Tennessee Lawmakers Pass Law Protecting the Right of Students to Express Their Religious Beliefs

Students, teachers and coaches gathered in 2011 outside Hendersonville High School for prayer, Scripture reading and hymn singing before classes. (Photo: Tina Lee / File / Gannett Tennessee )
Students, teachers and coaches gathered in 2011 outside Hendersonville High School for prayer, Scripture reading and hymn singing before classes. (Photo: Tina Lee / File / Gannett Tennessee )

State lawmakers approved legislation Monday meant to ensure students can express their religious views at school.

Senators voted 32-0 to pass the Religious Viewpoints Antidiscrimination Act, a bill that says schools cannot block students from stating their religious views in public forums, organizing religious groups or stating their views in assignments. Similar measures have passed recently in TexasOklahoma and South Carolina. The bill already has passed the state House of Representatives.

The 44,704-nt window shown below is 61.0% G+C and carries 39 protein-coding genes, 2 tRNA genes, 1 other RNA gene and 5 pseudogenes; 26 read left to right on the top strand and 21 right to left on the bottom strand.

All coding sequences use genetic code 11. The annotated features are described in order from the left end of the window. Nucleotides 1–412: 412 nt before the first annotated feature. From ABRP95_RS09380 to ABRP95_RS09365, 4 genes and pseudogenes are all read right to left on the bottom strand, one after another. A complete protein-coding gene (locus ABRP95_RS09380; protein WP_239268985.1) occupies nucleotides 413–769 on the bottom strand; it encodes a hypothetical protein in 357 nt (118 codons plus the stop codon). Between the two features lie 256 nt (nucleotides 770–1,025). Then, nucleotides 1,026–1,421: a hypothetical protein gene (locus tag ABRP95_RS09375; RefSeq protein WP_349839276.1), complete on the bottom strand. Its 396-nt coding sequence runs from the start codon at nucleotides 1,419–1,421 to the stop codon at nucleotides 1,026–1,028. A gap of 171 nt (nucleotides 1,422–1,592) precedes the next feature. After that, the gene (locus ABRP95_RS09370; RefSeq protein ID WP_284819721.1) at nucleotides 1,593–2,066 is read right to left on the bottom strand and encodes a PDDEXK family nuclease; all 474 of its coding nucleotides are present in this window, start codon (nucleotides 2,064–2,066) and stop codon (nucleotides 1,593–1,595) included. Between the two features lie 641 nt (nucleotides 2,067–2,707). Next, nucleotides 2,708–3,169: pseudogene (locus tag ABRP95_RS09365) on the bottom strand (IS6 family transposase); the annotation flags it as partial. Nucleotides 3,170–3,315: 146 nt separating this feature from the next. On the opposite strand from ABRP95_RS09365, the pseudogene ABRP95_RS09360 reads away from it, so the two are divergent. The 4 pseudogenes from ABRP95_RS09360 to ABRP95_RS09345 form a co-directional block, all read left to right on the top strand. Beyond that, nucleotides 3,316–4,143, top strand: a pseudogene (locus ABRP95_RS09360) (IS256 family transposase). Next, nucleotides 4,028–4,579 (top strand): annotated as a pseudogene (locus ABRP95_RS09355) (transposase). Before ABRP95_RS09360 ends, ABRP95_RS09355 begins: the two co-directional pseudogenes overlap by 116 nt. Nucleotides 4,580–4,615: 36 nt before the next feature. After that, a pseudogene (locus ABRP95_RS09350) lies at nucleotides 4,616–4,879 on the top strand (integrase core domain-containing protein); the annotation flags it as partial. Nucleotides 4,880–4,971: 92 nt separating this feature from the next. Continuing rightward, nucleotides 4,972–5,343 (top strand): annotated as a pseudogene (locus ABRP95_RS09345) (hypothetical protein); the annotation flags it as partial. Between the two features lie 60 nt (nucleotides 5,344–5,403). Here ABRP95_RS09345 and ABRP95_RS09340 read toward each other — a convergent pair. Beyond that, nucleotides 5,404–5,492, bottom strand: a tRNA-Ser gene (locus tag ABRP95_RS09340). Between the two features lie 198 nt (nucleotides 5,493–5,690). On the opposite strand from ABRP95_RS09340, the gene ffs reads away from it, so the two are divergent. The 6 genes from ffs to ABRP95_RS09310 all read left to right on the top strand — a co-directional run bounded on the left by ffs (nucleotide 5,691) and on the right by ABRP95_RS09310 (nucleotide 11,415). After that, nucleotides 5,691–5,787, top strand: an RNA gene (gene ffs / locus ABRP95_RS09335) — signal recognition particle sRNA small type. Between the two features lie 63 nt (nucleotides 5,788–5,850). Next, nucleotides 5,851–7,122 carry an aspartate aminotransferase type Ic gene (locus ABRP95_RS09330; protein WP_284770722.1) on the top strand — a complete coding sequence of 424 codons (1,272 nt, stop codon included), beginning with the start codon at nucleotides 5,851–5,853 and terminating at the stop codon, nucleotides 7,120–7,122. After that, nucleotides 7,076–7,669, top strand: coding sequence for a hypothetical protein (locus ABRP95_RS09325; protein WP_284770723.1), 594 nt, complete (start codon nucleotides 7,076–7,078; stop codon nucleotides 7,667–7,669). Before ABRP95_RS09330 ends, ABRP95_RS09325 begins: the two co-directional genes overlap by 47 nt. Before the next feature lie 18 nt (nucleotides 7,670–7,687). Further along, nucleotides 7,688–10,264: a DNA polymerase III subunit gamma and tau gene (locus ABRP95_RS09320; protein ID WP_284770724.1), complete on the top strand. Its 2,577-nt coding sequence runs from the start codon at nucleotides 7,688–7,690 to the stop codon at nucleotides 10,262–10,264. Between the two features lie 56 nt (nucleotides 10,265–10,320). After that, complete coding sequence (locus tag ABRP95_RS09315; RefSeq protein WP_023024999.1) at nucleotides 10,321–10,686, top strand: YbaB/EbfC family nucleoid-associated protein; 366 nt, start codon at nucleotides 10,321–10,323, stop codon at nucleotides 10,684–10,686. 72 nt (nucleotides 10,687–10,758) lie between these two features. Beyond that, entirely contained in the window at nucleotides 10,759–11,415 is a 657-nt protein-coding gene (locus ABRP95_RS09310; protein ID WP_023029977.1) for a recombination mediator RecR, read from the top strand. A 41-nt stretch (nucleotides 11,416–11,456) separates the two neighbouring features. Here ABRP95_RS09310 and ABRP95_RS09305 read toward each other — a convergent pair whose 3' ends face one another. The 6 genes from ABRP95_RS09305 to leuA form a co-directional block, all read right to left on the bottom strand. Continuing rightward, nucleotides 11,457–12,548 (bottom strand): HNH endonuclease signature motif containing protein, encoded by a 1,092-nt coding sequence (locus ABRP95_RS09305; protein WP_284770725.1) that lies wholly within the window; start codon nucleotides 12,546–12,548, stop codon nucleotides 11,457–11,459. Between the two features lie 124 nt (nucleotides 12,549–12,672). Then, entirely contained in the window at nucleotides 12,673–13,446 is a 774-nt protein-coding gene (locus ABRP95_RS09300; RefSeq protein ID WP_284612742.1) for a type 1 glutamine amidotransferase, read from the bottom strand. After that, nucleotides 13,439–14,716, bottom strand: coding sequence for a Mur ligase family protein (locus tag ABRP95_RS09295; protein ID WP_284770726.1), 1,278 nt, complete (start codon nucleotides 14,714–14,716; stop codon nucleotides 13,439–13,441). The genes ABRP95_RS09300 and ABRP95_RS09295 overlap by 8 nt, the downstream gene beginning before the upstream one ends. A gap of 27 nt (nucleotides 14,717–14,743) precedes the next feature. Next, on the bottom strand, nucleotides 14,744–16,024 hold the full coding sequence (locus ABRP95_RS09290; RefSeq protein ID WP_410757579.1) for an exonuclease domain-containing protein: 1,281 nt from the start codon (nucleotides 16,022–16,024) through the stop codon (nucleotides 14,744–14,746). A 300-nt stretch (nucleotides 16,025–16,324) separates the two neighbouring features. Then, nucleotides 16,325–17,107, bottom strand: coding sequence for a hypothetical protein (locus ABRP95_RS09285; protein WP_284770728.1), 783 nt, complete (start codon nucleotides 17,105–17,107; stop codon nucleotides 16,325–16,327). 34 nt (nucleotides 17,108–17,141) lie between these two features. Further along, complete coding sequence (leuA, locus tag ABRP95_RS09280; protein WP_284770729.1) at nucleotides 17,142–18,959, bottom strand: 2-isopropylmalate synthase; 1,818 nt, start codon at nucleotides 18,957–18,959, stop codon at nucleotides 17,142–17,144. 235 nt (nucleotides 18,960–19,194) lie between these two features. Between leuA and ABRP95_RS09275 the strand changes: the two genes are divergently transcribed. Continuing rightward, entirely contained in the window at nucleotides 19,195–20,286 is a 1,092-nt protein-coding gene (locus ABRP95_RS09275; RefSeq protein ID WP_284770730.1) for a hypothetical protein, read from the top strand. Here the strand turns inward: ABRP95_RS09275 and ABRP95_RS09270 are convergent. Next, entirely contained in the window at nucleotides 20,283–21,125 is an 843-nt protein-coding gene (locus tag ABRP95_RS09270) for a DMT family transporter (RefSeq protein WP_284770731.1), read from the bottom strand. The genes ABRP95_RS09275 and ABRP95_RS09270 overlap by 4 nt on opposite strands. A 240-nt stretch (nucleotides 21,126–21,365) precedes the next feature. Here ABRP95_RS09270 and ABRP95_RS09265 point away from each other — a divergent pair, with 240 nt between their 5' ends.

Court rulings and existing state laws have stated previously that students can exercise their religious beliefs while at school. The measure’s sponsor, state Sen. Ferrell Haile, R-Gallatin, said it would provide “guidance” to school officials who fear they might be sued if they permit religious expression.

SOURCE: Chas Sisk, NAS
The Tennessean

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